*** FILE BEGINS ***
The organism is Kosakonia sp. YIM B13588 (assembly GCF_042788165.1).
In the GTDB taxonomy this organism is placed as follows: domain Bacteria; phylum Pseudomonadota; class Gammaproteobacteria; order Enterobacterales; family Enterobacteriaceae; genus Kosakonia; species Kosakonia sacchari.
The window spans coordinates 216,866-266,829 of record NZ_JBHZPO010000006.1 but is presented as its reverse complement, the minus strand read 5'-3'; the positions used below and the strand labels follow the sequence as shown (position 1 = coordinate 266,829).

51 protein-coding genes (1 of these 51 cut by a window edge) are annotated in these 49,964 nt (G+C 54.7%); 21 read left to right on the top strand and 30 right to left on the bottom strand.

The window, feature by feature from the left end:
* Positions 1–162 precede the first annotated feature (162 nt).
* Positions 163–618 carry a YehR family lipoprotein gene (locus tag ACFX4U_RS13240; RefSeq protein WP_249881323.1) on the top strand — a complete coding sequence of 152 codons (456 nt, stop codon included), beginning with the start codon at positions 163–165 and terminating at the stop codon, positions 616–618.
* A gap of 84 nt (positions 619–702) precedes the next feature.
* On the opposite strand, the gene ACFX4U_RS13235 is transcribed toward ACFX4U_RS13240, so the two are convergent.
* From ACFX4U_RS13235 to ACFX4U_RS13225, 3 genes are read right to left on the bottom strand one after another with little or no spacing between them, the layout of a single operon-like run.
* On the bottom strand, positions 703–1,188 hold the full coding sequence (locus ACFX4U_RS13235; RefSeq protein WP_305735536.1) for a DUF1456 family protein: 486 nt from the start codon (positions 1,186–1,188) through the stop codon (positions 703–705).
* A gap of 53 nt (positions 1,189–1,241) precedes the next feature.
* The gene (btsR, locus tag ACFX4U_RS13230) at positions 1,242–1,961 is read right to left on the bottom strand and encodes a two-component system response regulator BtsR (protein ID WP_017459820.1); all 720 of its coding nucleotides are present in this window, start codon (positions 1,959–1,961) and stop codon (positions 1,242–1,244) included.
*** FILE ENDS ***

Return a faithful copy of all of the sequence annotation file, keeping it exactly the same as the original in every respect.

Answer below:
The organism is Kosakonia sp. YIM B13588 (assembly GCF_042788165.1).
In the GTDB taxonomy this organism is placed as follows: domain Bacteria; phylum Pseudomonadota; class Gammaproteobacteria; order Enterobacterales; family Enterobacteriaceae; genus Kosakonia; species Kosakonia sacchari.
The window spans coordinates 216,866-266,829 of record NZ_JBHZPO010000006.1 but is presented as its reverse complement, the minus strand read 5'-3'; the positions used below and the strand labels follow the sequence as shown (position 1 = coordinate 266,829).

51 protein-coding genes (1 of these 51 cut by a window edge) are annotated in these 49,964 nt (G+C 54.7%); 21 read left to right on the top strand and 30 right to left on the bottom strand.

The window, feature by feature from the left end:
* Positions 1–162 precede the first annotated feature (162 nt).
* Positions 163–618 carry a YehR family lipoprotein gene (locus tag ACFX4U_RS13240; RefSeq protein WP_249881323.1) on the top strand — a complete coding sequence of 152 codons (456 nt, stop codon included), beginning with the start codon at positions 163–165 and terminating at the stop codon, positions 616–618.
* A gap of 84 nt (positions 619–702) precedes the next feature.
* On the opposite strand, the gene ACFX4U_RS13235 is transcribed toward ACFX4U_RS13240, so the two are convergent.
* From ACFX4U_RS13235 to ACFX4U_RS13225, 3 genes are read right to left on the bottom strand one after another with little or no spacing between them, the layout of a single operon-like run.
* On the bottom strand, positions 703–1,188 hold the full coding sequence (locus ACFX4U_RS13235; RefSeq protein WP_305735536.1) for a DUF1456 family protein: 486 nt from the start codon (positions 1,186–1,188) through the stop codon (positions 703–705).
* A gap of 53 nt (positions 1,189–1,241) precedes the next feature.
* The gene (btsR, locus tag ACFX4U_RS13230) at positions 1,242–1,961 is read right to left on the bottom strand and encodes a two-component system response regulator BtsR (protein ID WP_017459820.1); all 720 of its coding nucleotides are present in this window, start codon (positions 1,959–1,961) and stop codon (positions 1,242–1,244) included.